Does that mean the way we respond to our environment is not a matter of choice after all? Do we just randomly ‘decide’ what to do based on the state our motor cortex happens to be in? Anna-Antonia Pape, who recorded and analysed the data, does not think so: “The effect is there, yes, but I wouldn’t link it to the question of free will by any means! Higher brain areas are still very important for the decision making process, but now we know that motor areas can tip the scales.”
About this psychology research article
Source: Brian Mullen – Tübingen University Image Source: NeuroscienceNews.com image is credited to Anna-Antonia Pape and Markus Siegel/Scientific Reports. Original Research: Full open access research for “Motor Cortex Activity Predicts Response Alternation during Sensorimotor Decisions” by Anna-Antonia Pape and Markus Siegel in Nature Communications. Published online October 7 2016 doi:10.1038/ncomms13098
Cite This NeuroscienceNews.com Article
[cbtabs][cbtab title=”MLA”]Tübingen University “Do We Really Have A Choice?.” NeuroscienceNews. NeuroscienceNews, 7 October 2016. <https://neurosciencenews.com/neuroscience-choice-psychology-5239/>.[/cbtab][cbtab title=”APA”]Tübingen University (2016, October 7). Do We Really Have A Choice?. NeuroscienceNew. Retrieved October 7, 2016 from https://neurosciencenews.com/neuroscience-choice-psychology-5239/[/cbtab][cbtab title=”Chicago”]Tübingen University “Do We Really Have A Choice?.” https://neurosciencenews.com/neuroscience-choice-psychology-5239/ (accessed October 7, 2016).[/cbtab][/cbtabs]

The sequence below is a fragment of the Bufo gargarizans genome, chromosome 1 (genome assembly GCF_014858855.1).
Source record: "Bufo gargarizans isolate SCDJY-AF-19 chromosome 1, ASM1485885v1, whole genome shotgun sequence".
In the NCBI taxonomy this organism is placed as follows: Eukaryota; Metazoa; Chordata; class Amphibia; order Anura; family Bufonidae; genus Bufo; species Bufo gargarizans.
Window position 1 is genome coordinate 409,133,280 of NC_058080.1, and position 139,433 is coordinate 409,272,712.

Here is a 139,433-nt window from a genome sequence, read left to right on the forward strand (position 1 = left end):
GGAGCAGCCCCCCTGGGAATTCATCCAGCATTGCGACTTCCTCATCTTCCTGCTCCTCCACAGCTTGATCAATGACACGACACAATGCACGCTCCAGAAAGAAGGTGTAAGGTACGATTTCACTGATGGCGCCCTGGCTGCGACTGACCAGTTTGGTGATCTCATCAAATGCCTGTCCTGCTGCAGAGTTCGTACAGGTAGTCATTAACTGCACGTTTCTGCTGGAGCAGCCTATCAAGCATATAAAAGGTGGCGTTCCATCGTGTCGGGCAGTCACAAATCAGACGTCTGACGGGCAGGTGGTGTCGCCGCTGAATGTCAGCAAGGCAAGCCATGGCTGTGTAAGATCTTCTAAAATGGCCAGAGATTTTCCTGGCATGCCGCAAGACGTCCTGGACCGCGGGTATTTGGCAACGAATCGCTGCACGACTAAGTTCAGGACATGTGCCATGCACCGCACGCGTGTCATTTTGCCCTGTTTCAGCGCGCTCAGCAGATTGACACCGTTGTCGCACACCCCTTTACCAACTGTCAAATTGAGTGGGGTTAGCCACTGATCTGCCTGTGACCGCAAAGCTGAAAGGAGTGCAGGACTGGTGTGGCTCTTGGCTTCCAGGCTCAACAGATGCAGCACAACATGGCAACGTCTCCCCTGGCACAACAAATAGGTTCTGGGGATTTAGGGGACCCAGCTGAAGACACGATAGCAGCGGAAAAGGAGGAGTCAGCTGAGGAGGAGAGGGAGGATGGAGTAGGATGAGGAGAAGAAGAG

Motor Cortex Activity Predicts Response Alternation during Sensorimotor Decisions
Our actions are constantly guided by decisions based on sensory information. The motor cortex is traditionally viewed as the final output stage in this process, merely executing motor responses based on these decisions. However, it is not clear if, beyond this role, the motor cortex itself impacts response selection. Here, we report activity fluctuations over motor cortex measured using MEG, which are unrelated to choice content and predict responses to a visuomotor task seconds before decisions are made. These fluctuations are strongly influenced by the previous trial’s response and predict a tendency to switch between response alternatives for consecutive decisions. This alternation behaviour depends on the size of neural signals still present from the previous response. Our results uncover a response-alternation bias in sensorimotor decision making. Furthermore, they suggest that motor cortex is more than an output stage and instead shapes response selection during sensorimotor decision making.
“Motor Cortex Activity Predicts Response Alternation during Sensorimotor Decisions” by Anna-Antonia Pape and Markus Siegel in Nature Communications. Published online October 7 2016 doi:10.1038/ncomms13098